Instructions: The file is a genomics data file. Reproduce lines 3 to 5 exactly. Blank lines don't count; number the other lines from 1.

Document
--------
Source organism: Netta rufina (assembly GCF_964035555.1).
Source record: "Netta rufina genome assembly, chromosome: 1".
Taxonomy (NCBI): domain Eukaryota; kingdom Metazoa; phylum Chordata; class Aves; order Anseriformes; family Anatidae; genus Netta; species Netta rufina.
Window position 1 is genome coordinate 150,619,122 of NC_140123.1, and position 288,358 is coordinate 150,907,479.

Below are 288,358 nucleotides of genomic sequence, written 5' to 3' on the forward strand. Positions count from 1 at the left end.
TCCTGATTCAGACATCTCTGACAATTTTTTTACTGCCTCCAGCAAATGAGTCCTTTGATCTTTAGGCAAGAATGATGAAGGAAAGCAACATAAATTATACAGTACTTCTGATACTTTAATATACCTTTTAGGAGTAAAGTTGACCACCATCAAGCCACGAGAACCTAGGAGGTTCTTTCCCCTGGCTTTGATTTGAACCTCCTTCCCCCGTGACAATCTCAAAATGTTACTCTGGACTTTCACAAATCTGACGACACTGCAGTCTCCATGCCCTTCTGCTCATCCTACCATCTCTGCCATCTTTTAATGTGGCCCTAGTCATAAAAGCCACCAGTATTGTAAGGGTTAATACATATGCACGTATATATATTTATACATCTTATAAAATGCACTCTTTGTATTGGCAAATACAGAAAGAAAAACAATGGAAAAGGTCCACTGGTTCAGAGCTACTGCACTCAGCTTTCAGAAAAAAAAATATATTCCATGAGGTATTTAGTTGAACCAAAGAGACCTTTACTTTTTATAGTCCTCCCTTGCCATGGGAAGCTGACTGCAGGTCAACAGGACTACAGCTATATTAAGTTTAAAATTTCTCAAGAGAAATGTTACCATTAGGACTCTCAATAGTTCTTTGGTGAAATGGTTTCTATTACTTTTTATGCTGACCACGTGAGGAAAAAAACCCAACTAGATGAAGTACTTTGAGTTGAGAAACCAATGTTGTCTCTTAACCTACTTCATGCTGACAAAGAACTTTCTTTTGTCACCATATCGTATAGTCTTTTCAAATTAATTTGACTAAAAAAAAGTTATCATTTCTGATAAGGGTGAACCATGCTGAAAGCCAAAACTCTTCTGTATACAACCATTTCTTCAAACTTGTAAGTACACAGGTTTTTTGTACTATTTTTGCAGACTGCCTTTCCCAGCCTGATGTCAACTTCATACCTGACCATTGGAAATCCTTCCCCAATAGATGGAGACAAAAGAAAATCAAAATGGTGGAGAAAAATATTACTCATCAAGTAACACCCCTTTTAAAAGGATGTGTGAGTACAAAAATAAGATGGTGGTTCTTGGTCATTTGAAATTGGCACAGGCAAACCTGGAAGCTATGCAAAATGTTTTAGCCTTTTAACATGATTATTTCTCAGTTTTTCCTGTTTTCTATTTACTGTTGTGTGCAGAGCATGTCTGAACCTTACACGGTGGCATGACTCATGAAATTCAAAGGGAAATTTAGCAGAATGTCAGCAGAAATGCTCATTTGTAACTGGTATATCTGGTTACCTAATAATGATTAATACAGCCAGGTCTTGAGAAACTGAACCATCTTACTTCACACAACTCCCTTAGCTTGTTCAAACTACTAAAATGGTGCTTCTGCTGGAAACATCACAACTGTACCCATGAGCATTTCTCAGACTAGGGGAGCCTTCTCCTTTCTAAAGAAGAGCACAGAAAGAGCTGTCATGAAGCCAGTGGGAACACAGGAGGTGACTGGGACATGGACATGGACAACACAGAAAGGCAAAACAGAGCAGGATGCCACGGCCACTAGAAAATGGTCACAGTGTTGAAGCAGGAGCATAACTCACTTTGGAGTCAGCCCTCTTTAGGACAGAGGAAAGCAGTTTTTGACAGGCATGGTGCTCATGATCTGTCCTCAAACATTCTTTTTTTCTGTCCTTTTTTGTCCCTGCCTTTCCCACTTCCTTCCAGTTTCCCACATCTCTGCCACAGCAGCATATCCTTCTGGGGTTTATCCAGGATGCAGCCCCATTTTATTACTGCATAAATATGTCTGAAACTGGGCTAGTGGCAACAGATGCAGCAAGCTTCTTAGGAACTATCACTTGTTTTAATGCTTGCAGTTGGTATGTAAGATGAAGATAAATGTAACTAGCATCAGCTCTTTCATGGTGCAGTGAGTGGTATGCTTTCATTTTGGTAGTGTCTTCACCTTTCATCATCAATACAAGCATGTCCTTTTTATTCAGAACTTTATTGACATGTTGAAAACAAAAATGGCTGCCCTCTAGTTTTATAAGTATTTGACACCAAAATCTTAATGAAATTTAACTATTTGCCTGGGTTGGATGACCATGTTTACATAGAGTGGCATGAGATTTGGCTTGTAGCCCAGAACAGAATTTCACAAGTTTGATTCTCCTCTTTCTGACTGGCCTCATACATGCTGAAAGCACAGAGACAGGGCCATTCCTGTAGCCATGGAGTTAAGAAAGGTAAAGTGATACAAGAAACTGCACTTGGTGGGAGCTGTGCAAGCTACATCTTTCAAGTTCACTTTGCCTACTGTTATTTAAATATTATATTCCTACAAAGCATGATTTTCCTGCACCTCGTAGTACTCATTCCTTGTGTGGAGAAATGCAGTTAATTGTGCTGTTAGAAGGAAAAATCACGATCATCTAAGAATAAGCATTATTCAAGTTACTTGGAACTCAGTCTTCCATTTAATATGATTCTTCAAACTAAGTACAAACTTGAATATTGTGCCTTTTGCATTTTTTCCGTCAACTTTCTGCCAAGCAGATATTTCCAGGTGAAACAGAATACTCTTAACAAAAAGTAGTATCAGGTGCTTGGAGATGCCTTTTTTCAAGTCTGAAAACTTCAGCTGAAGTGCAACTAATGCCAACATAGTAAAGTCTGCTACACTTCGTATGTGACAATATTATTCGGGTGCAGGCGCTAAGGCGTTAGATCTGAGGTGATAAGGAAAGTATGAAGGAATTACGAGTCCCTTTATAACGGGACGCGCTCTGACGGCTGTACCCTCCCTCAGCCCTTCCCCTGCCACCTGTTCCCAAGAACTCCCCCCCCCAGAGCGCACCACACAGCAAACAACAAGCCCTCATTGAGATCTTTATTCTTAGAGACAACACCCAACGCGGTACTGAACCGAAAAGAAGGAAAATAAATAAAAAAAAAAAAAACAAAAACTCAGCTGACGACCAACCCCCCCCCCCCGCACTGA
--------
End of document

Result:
Taxonomy (NCBI): domain Eukaryota; kingdom Metazoa; phylum Chordata; class Aves; order Anseriformes; family Anatidae; genus Netta; species Netta rufina.
Window position 1 is genome coordinate 150,619,122 of NC_140123.1, and position 288,358 is coordinate 150,907,479.

Below are 288,358 nucleotides of genomic sequence, written 5' to 3' on the forward strand. Positions count from 1 at the left end.